“How do we make sure that our workers earn the skills and education they need to do [their] jobs?”
That’s the question President Obama posed during a press conference last Friday, where he stressed the importance of keeping student loans from doubling in July.
For many, tuition was the decision maker on which school to attend. For others, it was the reason they had to drop out of school. And for those who finished their undergraduate and graduate careers, student debt is a long-term bill to pay.
PBS NewsHour Facebook follower Jeffrey Malone said that “education and tuition is not the problem. The problem is there are no jobs.”
It was a sentiment echoed on the NewsHour thread by Singh Law Firm who said, “I am a paralegal and will be in student loan debt for the rest of my life even though I only owe approximately $55,000. The reason is I can’t find enough work as a paralegal to pay my bills, let alone my loans back.”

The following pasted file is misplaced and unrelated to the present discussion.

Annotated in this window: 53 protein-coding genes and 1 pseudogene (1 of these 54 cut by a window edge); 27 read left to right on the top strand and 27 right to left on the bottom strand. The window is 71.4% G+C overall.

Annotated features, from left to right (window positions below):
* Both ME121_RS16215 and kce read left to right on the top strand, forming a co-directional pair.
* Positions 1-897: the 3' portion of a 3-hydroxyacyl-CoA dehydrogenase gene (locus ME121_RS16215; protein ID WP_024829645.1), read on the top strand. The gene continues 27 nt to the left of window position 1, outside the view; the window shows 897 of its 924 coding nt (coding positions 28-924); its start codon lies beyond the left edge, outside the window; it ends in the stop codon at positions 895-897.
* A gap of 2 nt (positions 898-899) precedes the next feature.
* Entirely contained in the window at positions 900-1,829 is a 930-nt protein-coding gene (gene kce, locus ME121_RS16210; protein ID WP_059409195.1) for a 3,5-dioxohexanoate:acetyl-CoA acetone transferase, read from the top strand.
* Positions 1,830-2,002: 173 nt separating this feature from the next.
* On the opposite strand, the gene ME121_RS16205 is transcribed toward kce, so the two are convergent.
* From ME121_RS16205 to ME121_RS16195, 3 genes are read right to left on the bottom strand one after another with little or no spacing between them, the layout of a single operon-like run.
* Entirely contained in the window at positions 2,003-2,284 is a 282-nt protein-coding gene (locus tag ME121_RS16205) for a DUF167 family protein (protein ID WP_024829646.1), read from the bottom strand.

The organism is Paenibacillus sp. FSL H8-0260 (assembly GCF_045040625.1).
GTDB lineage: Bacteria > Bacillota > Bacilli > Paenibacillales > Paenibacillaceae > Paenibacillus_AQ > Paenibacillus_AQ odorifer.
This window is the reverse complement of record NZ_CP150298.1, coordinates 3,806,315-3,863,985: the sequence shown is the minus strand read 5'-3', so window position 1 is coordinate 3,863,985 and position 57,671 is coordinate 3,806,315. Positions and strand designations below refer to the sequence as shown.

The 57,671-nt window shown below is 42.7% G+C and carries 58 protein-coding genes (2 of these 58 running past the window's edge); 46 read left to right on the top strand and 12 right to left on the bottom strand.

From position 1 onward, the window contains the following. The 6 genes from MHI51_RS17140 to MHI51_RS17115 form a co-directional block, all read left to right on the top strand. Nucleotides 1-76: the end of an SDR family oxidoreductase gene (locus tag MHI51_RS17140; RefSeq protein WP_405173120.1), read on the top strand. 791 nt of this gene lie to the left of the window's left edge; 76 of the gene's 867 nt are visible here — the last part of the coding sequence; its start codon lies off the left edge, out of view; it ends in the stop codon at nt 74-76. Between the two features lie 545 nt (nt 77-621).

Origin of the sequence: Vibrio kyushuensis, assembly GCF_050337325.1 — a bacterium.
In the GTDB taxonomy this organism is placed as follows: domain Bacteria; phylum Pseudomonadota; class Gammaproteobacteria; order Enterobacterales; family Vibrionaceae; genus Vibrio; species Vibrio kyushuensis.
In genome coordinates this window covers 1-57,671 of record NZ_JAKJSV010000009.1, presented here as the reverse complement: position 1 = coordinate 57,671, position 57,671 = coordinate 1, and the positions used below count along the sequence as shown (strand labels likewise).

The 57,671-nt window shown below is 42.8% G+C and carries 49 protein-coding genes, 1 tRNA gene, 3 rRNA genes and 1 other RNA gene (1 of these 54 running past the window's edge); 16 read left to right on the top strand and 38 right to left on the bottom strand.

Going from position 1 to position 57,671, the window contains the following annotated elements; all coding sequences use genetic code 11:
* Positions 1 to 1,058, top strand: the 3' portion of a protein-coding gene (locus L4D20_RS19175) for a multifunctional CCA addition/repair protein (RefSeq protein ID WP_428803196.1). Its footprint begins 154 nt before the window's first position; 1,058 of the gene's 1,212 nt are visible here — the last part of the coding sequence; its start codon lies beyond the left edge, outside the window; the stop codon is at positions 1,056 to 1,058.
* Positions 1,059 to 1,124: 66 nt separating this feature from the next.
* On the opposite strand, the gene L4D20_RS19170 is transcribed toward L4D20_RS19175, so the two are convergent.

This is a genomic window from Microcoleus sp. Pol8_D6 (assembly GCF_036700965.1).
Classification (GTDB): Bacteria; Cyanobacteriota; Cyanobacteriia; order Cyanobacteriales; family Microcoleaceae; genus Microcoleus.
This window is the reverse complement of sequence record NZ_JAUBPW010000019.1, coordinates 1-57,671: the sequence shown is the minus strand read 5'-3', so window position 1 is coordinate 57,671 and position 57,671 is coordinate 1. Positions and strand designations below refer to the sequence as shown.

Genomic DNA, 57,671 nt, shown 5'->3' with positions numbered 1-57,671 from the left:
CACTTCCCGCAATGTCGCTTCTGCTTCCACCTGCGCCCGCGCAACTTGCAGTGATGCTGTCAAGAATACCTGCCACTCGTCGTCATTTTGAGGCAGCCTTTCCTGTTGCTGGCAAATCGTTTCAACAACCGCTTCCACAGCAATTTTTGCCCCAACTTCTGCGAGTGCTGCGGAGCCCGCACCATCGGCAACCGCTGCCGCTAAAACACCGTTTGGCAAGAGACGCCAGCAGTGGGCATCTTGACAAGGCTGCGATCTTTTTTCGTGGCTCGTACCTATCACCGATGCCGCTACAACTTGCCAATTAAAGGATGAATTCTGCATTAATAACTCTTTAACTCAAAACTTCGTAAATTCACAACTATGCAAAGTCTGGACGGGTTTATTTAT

Kristy Mooney Graves said she and her husband pay $500 per month in student loans. “We are proud of our education,” she wrote. She added that she and her husband “certainly have sacrificed for it.”
View more responses below, and join the conversation on student debt and the cost of education in the comments section or by tweeting #EduCost to @NewsHour.